CW Sees Upfront Wrapping With Rebound in Demand for TV, Streaming Ads (EXCLUSIVE)

Riverdale TV Review The CW
Courtesy of The CW

A new lineup of Saturday programming and a surge of post-pandemic spending by Madison Avenue helped the CW boost its volume of advertising commitments in TV’s annual “upfront” market, a sign that advertisers continue to make the medium a central part of their plans even as they are showing new interest in chasing viewers to new streaming venues.

The network, jointly owned by ViacomCBS and AT&T’s WarnerMedia, has wrapped its upfront negotiations, according to a person familiar with the matter, and believes it has obtained a greater volume of advertising for its next programming cycle than it did in 2020. The network expects an increase in the volume of advertising committed to both its linear fall schedule as well as its digital extensions, this person said.

That would be hard not to do. Most TV networks saw ad volume decrease significantly last year as the coronavirus pandemic forced big marketers to pull tight their purse strings and scuttled live sports events and the production of new TV episodes. The CW, home to series like “The Flash” and “Riverdale,” basically filled its schedule with series imported from other sources and pushed back the launch of its main season for weeks.

This year is different. The CW said it would launch a new night of Saturday programming, offering “Whose Line Is It Anyway?” and “World’s Funniest Animals” for the fall. While the night is one of the least-viewed broadcast evenings of the week, the network is offering it at a time when TV ratings are in decline and advertisers are scrambling to generate enough impressions among consumers to build awareness. With higher demand chasing a more limited supply of linear TV audiences, even a few hours on Saturdays are welcome this year.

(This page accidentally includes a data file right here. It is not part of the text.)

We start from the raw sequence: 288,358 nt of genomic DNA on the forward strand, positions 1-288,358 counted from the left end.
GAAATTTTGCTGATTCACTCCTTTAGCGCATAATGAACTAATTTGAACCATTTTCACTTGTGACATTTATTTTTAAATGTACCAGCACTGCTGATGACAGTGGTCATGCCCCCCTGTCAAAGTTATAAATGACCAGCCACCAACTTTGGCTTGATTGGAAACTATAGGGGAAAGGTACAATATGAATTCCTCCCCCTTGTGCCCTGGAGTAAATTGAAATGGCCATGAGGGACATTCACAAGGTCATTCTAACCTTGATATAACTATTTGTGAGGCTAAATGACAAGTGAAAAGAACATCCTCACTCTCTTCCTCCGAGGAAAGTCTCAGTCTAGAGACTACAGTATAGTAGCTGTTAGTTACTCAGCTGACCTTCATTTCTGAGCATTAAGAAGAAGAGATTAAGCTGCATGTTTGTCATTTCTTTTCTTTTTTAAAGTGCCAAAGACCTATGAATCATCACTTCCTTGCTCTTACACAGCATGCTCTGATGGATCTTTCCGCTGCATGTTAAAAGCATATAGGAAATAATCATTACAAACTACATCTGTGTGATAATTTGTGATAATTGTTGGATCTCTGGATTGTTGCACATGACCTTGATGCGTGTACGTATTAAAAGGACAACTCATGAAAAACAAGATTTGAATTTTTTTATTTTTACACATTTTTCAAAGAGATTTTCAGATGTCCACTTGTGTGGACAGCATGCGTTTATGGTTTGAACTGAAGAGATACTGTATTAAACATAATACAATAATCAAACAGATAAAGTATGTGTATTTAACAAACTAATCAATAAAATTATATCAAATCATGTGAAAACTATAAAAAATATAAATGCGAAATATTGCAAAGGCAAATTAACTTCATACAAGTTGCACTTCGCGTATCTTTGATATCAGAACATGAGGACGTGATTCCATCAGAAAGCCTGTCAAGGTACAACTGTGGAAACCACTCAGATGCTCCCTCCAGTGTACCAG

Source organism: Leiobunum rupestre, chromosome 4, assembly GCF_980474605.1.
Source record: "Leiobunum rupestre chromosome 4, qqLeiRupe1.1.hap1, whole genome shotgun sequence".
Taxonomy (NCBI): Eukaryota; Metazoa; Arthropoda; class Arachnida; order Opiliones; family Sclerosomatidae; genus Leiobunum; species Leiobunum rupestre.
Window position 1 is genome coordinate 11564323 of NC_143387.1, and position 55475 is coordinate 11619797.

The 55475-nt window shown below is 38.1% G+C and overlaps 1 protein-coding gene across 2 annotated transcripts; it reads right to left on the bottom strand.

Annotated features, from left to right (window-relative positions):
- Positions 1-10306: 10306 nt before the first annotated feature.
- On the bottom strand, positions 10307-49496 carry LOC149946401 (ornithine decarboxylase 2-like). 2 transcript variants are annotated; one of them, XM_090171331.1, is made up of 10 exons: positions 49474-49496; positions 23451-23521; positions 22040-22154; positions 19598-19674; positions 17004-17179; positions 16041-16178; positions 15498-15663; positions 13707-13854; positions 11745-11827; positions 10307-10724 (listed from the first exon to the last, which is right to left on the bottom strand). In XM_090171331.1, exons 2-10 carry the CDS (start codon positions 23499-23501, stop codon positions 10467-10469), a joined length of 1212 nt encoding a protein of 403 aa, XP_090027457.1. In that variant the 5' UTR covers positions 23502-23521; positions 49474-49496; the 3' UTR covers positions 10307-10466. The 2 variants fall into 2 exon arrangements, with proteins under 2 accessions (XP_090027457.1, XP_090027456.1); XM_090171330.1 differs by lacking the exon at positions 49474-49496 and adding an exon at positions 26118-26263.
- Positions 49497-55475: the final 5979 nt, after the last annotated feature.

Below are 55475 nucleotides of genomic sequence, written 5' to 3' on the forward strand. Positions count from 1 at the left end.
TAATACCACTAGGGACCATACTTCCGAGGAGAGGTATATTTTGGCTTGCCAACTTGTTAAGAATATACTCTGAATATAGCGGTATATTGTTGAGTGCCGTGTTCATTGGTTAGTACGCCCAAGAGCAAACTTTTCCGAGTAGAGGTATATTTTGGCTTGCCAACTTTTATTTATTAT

The CW sought hikes in the rate of reaching 1,000 viewers, a metric known as a CPM that is central to these annual discussions between TV networks and Madison Avenue. The CW pressed for CPM hikes of between 19% and a range in the low 20% area, according to the person familiar with the matter. In 2020, with little leverage in the market, the CW and other networks were able to secure increases of just 3% to 4% for top inventory.

Determining any individual network’s volume this year is an indefinite process at best. Most TV networks kept their sales process open for weeks beyond the upfront’s typical time frame, with some deals calling for spending to start in 2021. Media buyers are estimating that volume may be up for the next cycle by 2% to 6%, but it’s not clear if that includes dollars earmarked for digital and streaming.

Variety projected that overall primetime volume for the nation’s five English language networks was off by 15% to 20% for the 2020-2021 season, and estimated the CW may have seen primetime commitments fall to between $440.8 million and $597.1 million, compared with between $592.7 million and $663.4 million for the previous season. Using the new estimates, it’s possible that CW’s volume of primetime ad commitments for 2021-2022 could stand at between $449.6 million and $632.9 million.